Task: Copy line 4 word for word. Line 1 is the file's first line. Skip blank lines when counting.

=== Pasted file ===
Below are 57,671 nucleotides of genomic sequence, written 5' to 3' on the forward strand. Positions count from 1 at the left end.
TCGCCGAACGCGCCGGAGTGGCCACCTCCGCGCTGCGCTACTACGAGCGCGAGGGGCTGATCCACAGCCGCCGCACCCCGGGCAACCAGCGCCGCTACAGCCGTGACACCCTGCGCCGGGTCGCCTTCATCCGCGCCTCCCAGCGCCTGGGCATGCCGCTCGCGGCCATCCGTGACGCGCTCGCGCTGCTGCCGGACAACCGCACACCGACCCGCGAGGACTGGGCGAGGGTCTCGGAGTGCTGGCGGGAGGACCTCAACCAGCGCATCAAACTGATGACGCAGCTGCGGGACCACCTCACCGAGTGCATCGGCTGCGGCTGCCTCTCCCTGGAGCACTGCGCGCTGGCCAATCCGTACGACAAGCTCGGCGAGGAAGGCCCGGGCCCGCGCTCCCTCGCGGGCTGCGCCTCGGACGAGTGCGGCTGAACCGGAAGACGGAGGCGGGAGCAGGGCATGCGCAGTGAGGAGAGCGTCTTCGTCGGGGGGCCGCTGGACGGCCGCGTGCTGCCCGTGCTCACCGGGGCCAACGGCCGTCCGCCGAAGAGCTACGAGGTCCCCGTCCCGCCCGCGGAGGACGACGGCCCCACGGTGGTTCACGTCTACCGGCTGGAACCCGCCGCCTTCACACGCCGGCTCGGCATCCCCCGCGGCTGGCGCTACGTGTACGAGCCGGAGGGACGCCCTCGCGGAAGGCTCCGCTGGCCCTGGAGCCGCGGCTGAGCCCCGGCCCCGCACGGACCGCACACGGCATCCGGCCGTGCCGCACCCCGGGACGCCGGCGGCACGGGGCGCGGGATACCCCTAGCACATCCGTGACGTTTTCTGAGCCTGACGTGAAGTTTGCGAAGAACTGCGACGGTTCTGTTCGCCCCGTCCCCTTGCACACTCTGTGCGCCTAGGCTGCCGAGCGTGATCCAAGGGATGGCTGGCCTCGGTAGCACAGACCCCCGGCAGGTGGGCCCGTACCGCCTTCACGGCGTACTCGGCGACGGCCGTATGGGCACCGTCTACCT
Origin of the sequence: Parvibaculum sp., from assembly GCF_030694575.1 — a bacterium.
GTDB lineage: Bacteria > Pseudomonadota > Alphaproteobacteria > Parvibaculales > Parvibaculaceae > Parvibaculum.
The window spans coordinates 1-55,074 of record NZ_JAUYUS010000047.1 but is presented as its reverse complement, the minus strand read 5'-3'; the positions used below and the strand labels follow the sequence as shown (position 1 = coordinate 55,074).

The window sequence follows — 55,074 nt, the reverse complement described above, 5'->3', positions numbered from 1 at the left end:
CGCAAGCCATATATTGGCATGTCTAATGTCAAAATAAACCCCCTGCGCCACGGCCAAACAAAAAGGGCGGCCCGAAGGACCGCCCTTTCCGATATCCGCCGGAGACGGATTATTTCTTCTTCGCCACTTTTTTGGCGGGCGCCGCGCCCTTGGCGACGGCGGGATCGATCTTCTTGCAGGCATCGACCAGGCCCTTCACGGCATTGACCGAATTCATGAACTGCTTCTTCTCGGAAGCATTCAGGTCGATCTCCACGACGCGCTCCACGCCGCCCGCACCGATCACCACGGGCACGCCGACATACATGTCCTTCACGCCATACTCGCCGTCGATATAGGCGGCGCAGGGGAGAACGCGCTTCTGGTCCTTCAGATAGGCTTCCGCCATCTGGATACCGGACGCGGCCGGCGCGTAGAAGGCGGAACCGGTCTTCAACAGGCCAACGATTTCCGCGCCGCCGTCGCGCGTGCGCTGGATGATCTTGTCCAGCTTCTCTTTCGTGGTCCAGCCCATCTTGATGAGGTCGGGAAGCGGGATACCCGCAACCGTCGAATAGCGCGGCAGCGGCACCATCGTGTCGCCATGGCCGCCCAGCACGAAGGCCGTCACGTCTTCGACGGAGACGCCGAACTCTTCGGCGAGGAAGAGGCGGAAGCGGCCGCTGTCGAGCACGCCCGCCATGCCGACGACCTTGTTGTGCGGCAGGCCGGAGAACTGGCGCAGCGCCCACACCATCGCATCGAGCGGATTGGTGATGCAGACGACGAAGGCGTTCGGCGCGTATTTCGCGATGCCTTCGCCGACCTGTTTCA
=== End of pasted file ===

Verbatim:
GTDB lineage: Bacteria > Pseudomonadota > Alphaproteobacteria > Parvibaculales > Parvibaculaceae > Parvibaculum.